“When you photograph people in colour, you photograph their clothes. But when you photograph people in black and white, you photograph their souls!”
― Ted Grant
Black and white photography is the art of using different tones of gray, ranging from white to dark, to create compelling images. This genre has a long history, perhaps as long as the invention of photography itself. Throughout the 19th century, most photography was black and white. The art of black and white photography is deceptively difficult and tough to master.
Black and white (B&W) and monochrome is usually used interchangeably. However, they are not identical! Black and White means “of a single colour” and hence, monochrome photos can have a colour tint. Actual black and white photographs have no colour at all. They are completely black, gray, and white.
There are seven essential elements when it comes to creating excellent black and white photographs: shadows- the treatment of shadows in black and white photography affects every other aspect of how the photo appears; contrast- contrast matters in black and white photography because of the message it sends, a photo with high contrast, conveys a sense of dynamic intensity and low contrast photos don’t attract as much attention, but their softer, muted quality work equally well; tones (dark and light)- tones are the foundation of every black and white image as they can send a powerful message about a photo’s mood; shapes- people are automatically drawn to shapes in a black and white photograph since there is no colour given to the objects. Shapes anchor and simplify a black and white photograph; texture- the textures captured in a black and white photo have the power to affect its mood and emotions; composition- it brings structure and order to an image and lastly, emotion- is the most important part of photography. Emotion is not a separate variable that one needs to get right in order to capture good black and white photos. Instead, it is the culmination of all the tools used to capture good photographs.
Black and white photography varies when it comes to using it for portrait, landscape and street photography. Because of its easy accessibility, portrait photography is one of the best ways to start taking black and white pictures. One can use careful lighting to sculpt the shape of a person’s face and draw attention to certain features, such as the look in their eyes or their expressions. Black and white can be used as a way to distill their emotions. While shoot colour portraits, any clothing in the photo can draw more attention than it should, taking away from the actual message. Black and White helps focus on facial expressions and gestures of your model.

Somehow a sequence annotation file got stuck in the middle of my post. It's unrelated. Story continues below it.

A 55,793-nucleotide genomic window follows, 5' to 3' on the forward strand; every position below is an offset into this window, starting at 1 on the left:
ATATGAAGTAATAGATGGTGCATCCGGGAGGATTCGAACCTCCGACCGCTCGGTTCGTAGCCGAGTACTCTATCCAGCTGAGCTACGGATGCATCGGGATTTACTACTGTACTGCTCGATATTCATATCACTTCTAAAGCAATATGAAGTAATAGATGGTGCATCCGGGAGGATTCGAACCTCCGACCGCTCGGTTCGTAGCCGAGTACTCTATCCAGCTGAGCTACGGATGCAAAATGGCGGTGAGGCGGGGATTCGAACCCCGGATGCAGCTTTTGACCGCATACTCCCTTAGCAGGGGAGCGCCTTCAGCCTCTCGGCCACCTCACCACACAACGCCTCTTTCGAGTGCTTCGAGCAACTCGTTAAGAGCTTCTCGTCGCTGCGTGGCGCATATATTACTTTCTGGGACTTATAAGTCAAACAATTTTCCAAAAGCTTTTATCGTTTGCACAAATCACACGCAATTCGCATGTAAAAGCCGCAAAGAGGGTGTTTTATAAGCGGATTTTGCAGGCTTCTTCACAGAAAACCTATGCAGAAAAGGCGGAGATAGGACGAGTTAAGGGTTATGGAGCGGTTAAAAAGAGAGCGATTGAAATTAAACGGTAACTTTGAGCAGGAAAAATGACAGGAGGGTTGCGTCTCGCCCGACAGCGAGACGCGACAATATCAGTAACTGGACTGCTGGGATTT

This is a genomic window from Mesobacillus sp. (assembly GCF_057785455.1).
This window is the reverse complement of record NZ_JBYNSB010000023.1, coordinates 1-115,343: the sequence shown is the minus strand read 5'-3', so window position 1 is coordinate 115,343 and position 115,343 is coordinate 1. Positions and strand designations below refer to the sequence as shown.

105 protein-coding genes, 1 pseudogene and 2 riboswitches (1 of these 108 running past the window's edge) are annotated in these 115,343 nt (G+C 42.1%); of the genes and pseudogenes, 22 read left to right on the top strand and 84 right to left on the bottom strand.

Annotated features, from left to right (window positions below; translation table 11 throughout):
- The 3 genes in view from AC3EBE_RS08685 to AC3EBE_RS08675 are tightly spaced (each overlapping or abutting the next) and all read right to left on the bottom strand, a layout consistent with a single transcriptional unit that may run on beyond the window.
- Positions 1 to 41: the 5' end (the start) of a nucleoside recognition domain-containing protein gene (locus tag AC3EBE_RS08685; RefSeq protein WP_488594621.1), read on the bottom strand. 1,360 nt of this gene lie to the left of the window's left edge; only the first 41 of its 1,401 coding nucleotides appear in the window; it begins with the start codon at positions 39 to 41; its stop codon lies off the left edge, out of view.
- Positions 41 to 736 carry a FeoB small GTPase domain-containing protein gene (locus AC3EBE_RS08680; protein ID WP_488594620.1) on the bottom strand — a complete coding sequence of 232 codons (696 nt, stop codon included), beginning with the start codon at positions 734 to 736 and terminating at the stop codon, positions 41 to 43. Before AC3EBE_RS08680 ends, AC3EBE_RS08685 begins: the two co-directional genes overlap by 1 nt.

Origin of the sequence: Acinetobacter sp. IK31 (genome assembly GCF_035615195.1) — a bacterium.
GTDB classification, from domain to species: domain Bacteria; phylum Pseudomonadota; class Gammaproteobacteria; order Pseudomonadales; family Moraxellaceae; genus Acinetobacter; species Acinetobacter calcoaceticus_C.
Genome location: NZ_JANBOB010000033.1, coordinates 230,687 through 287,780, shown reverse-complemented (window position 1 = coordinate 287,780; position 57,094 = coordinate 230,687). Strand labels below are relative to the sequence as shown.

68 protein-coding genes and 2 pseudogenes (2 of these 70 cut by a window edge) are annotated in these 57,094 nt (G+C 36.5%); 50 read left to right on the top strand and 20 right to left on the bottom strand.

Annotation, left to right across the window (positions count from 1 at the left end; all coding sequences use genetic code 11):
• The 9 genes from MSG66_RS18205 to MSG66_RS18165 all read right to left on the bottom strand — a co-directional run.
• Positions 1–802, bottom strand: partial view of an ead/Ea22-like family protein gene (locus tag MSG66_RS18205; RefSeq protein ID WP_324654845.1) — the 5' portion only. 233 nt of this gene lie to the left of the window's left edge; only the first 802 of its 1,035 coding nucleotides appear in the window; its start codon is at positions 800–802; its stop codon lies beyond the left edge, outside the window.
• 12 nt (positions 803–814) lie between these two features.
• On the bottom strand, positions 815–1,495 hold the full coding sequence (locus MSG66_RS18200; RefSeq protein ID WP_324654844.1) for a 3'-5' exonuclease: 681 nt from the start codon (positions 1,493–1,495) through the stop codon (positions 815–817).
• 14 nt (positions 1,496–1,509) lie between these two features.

Black and white landscape pictures have a sense of rawness that helps them draw attention. They rely on the fundamental characteristics of the scene like the light and land that tell a story. It is common for landscapes with countless colours to become unruly, distracting the viewers from the message that is being conveyed. Which is why, black and white is the best solution.
Street photography is perhaps the only genre of photography where people are more likely to shoot in black and white than in colour. It comes down to the history of street photography when artists like Henri Cartier-Bresson and Vivian Maier captured street life exclusively in black and white. At a deeper level, colour can distract from street scenes.
India is a land of diversity with a rich culture and colourful anecdotes. However, there are multiple photographers who have captured all the beauty in black and white, truly projecting the emotions. Indian photographer Prashant Godbole, loves to capture everyday India in monochrome. Other amazing photographers are Swapnil Jedhe, Prashant Godbole, Swarat Ghosh and Vinod Munna who capture the daily street scenes in the country.